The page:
Question how American democracy is developing
The Struggle for Democracy provides students with an understanding of the American political process and with the tools to critically evaluate that process. This text focuses on the role that democracy has played in the American story and asks students how democracy is–or isn’t–revealed in our politics and government. It encourages students to examine how deeply connected politics and government are with historical, economic, and social influences. The Struggle for Democracy both strengthens a fundamental aspect of critical thinking and tells a unique story of our country’s political development.
This text features full integration with the New MyPoliSciLab. MyPoliSciLab includes a wide array of resources to encourage students to look at American politics like a political scientist and analyze current political issues. Political Explorer lets students play the role of a political scientist by investigating issues through interactive data. Core Concept videos discuss the big ideas in each chapter and apply them to key political issues. Simulations allow students to experience how political leaders make decisions.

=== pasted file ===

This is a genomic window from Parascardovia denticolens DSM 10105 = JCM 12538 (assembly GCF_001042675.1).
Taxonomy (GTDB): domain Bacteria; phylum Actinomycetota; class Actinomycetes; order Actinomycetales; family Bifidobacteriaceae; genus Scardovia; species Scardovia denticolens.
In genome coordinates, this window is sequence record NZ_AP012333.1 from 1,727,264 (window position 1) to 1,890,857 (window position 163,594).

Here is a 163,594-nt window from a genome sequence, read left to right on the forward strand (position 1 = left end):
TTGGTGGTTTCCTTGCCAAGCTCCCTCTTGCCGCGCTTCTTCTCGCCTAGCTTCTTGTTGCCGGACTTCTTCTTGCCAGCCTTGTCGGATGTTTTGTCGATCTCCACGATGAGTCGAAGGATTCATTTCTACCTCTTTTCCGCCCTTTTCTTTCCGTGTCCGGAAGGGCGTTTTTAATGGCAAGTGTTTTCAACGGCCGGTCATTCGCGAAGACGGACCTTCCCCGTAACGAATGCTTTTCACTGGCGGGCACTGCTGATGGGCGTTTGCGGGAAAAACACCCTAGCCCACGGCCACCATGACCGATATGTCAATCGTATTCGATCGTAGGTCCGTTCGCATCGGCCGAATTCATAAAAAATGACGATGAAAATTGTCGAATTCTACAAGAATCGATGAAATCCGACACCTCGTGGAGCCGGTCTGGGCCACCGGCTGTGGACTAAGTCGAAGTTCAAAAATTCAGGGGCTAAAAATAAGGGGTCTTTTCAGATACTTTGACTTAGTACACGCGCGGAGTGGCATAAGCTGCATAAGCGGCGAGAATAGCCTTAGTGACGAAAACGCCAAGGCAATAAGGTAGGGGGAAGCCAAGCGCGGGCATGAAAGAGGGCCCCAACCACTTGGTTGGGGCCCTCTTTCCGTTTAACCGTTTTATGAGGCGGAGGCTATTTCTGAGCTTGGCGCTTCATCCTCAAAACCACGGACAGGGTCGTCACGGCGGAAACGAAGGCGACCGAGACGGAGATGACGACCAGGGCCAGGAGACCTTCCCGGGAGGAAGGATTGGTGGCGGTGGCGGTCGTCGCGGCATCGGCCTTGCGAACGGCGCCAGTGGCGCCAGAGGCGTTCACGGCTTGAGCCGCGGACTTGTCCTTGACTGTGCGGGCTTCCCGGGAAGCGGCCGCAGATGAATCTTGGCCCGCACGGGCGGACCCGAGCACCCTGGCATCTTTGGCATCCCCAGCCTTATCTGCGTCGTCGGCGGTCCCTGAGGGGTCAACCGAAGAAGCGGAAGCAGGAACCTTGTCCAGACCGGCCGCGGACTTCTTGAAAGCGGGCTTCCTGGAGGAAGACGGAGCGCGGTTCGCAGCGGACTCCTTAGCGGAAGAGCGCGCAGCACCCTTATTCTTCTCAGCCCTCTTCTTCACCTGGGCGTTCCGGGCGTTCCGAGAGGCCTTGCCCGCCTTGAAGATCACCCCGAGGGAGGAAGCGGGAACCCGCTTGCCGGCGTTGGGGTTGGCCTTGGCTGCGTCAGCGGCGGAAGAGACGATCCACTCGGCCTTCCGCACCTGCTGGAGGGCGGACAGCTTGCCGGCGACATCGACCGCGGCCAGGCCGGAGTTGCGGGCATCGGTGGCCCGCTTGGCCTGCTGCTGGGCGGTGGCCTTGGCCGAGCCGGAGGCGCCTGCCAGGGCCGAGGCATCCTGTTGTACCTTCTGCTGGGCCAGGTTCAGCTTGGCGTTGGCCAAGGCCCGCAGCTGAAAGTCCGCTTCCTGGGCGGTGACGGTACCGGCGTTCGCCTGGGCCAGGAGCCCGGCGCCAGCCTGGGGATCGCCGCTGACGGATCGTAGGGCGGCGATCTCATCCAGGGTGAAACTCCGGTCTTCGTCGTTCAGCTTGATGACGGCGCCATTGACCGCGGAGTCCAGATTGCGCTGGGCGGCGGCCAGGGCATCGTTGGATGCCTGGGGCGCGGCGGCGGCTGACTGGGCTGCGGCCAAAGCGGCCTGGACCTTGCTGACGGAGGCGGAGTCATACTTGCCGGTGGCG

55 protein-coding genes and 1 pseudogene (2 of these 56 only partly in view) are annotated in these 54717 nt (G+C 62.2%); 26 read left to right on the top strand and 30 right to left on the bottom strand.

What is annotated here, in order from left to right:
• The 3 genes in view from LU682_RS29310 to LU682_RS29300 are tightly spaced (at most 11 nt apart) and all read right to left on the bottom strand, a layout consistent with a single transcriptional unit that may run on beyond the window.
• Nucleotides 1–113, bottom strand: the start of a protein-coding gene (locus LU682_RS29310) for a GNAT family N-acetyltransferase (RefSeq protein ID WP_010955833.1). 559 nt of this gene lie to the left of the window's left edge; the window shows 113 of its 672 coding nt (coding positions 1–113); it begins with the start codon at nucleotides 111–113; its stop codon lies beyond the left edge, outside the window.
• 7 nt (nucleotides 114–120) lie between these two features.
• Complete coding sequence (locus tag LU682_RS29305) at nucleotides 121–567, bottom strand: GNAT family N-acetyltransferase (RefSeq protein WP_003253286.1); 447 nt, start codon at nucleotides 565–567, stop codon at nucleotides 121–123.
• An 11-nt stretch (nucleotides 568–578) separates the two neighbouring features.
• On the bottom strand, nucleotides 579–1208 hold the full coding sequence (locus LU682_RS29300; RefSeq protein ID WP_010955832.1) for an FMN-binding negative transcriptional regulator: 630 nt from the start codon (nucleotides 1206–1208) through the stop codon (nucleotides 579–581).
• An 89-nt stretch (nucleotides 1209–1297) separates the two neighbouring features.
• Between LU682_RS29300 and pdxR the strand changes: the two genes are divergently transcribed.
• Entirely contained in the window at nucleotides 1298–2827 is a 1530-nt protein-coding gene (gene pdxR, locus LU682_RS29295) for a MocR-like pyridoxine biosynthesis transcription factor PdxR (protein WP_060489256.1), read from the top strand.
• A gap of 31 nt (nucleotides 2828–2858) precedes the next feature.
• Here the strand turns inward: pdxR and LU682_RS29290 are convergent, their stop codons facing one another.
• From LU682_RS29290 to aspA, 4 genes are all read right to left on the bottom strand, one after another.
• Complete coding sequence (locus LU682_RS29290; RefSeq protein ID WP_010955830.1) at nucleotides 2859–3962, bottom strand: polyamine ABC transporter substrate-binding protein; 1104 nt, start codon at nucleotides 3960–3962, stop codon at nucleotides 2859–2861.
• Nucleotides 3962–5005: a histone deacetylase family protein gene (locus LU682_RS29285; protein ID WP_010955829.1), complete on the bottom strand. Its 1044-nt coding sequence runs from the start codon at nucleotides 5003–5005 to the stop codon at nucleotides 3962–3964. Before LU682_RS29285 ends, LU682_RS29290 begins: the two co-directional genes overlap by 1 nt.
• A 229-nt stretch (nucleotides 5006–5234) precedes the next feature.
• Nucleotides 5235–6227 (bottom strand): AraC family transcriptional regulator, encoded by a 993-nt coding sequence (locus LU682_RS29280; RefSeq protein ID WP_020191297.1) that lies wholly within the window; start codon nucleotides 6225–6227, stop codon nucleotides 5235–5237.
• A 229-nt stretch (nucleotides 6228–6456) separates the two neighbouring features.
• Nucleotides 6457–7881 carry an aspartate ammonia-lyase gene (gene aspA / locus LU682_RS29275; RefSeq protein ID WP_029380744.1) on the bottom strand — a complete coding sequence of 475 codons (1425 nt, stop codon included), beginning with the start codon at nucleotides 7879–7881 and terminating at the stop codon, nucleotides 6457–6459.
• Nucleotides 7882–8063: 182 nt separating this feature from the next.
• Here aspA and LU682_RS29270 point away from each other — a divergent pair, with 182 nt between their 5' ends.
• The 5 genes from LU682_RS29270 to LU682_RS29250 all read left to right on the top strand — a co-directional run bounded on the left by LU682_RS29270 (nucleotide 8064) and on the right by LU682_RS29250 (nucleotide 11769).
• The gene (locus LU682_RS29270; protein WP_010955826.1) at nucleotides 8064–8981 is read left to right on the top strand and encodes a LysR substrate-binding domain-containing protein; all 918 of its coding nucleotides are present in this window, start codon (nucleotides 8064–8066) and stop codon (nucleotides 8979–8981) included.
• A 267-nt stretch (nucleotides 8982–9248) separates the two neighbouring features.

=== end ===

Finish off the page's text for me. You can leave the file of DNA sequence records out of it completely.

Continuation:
A better teaching and learning experience
This program provides a better teaching and learning experience–for you and your students. Here’s how:
Edward S. Greenberg is a Professor of Political Science and a Research Professor of Behavioral Science at the University of Colorado, Boulder. Ed’s research and teaching interests include American government and politics, domestic and global political economy, and democratic theory and practice, with a special emphasis on workplace issues. He has just completed a multi-year, longitudinal panel study, funded by the NIH, that examines the impact of corporate restructuring on employees.
Benjamin I. Page is the Gordon S. Fulcher Professor of Decision Making at Northwestern University in Evanston, Illinois. Ben’s interests include public opinion and policy making, the mass media, empirical democratic theory, political economy, policy formation, the presidency, and American foreign policy. He is currently engaged in a large collaborative project to study Economically Successful Americans and the Common Good.